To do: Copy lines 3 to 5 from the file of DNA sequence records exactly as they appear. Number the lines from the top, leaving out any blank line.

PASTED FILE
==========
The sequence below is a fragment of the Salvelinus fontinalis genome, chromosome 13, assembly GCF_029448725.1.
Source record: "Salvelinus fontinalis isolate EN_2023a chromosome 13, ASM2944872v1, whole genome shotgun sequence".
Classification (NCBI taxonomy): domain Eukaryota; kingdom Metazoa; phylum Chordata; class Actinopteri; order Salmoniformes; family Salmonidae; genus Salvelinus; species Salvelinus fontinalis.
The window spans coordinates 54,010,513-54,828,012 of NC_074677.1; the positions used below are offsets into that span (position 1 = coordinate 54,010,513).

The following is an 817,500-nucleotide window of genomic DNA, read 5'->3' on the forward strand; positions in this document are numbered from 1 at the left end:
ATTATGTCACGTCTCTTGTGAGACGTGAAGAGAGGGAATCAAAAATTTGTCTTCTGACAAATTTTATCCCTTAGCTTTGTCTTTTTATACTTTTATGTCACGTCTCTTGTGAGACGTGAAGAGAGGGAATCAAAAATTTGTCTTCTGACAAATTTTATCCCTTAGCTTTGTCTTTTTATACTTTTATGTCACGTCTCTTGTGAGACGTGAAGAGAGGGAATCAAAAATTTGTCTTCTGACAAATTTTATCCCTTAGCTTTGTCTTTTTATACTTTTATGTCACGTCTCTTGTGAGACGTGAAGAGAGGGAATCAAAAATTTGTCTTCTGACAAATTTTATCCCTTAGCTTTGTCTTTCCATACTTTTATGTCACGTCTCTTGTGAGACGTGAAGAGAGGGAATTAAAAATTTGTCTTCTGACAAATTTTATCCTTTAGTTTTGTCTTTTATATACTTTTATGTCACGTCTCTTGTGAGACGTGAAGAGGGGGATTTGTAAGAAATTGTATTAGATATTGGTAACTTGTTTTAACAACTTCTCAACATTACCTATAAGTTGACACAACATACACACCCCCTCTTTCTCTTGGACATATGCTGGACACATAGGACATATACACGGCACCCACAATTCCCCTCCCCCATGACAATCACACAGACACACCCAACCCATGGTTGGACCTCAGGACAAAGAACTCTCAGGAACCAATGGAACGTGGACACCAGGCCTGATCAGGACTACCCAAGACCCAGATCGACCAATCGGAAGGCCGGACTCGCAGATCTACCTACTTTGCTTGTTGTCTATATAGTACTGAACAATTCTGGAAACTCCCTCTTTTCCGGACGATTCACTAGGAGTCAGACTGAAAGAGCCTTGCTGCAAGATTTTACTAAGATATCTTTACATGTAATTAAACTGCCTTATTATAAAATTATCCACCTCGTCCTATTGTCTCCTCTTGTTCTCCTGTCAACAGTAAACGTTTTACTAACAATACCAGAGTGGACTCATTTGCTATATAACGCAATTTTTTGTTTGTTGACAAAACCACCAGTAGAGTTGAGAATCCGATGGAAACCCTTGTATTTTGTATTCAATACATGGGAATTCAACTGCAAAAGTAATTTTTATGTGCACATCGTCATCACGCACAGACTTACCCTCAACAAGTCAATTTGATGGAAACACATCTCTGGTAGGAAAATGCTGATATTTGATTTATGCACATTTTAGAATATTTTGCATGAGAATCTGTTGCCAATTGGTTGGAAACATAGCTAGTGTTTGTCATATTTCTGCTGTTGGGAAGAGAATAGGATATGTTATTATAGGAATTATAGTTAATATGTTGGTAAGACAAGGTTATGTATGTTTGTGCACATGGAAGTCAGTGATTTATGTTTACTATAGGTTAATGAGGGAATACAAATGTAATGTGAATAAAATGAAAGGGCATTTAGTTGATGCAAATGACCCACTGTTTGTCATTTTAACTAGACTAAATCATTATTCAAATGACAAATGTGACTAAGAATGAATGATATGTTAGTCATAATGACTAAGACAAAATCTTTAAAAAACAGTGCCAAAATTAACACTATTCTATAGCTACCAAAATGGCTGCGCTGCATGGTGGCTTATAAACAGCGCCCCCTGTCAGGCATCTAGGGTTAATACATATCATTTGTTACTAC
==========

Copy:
Classification (NCBI taxonomy): domain Eukaryota; kingdom Metazoa; phylum Chordata; class Actinopteri; order Salmoniformes; family Salmonidae; genus Salvelinus; species Salvelinus fontinalis.
The window spans coordinates 54,010,513-54,828,012 of NC_074677.1; the positions used below are offsets into that span (position 1 = coordinate 54,010,513).

The following is an 817,500-nucleotide window of genomic DNA, read 5'->3' on the forward strand; positions in this document are numbered from 1 at the left end: